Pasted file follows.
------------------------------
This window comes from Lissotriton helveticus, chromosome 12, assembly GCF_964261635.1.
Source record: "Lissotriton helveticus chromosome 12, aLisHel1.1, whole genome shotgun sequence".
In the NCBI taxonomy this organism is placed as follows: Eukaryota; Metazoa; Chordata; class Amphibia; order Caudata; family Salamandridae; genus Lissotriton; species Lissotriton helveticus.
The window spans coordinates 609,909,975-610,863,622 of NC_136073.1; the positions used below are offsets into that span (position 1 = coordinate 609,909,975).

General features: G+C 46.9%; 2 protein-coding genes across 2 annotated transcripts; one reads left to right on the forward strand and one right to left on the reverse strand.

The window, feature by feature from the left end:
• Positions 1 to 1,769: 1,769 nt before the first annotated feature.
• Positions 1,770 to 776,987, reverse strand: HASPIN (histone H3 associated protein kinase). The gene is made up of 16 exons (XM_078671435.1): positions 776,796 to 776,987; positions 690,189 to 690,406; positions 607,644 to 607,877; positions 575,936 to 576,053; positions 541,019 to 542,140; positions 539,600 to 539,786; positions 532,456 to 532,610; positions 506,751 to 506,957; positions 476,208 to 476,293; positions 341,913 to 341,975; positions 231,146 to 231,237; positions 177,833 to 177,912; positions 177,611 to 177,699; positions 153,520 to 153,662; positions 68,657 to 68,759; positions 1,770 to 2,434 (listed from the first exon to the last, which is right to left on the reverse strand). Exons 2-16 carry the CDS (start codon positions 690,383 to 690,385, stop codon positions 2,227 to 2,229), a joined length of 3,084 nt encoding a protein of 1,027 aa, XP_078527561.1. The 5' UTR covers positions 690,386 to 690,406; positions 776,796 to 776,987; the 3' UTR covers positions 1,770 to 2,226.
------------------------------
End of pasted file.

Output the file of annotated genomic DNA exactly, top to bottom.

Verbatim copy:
This window comes from Lissotriton helveticus, chromosome 12, assembly GCF_964261635.1.
Source record: "Lissotriton helveticus chromosome 12, aLisHel1.1, whole genome shotgun sequence".
In the NCBI taxonomy this organism is placed as follows: Eukaryota; Metazoa; Chordata; class Amphibia; order Caudata; family Salamandridae; genus Lissotriton; species Lissotriton helveticus.
The window spans coordinates 609,909,975-610,863,622 of NC_136073.1; the positions used below are offsets into that span (position 1 = coordinate 609,909,975).

General features: G+C 46.9%; 2 protein-coding genes across 2 annotated transcripts; one reads left to right on the forward strand and one right to left on the reverse strand.

The window, feature by feature from the left end:
• Positions 1 to 1,769: 1,769 nt before the first annotated feature.
• Positions 1,770 to 776,987, reverse strand: HASPIN (histone H3 associated protein kinase). The gene is made up of 16 exons (XM_078671435.1): positions 776,796 to 776,987; positions 690,189 to 690,406; positions 607,644 to 607,877; positions 575,936 to 576,053; positions 541,019 to 542,140; positions 539,600 to 539,786; positions 532,456 to 532,610; positions 506,751 to 506,957; positions 476,208 to 476,293; positions 341,913 to 341,975; positions 231,146 to 231,237; positions 177,833 to 177,912; positions 177,611 to 177,699; positions 153,520 to 153,662; positions 68,657 to 68,759; positions 1,770 to 2,434 (listed from the first exon to the last, which is right to left on the reverse strand). Exons 2-16 carry the CDS (start codon positions 690,383 to 690,385, stop codon positions 2,227 to 2,229), a joined length of 3,084 nt encoding a protein of 1,027 aa, XP_078527561.1. The 5' UTR covers positions 690,386 to 690,406; positions 776,796 to 776,987; the 3' UTR covers positions 1,770 to 2,226.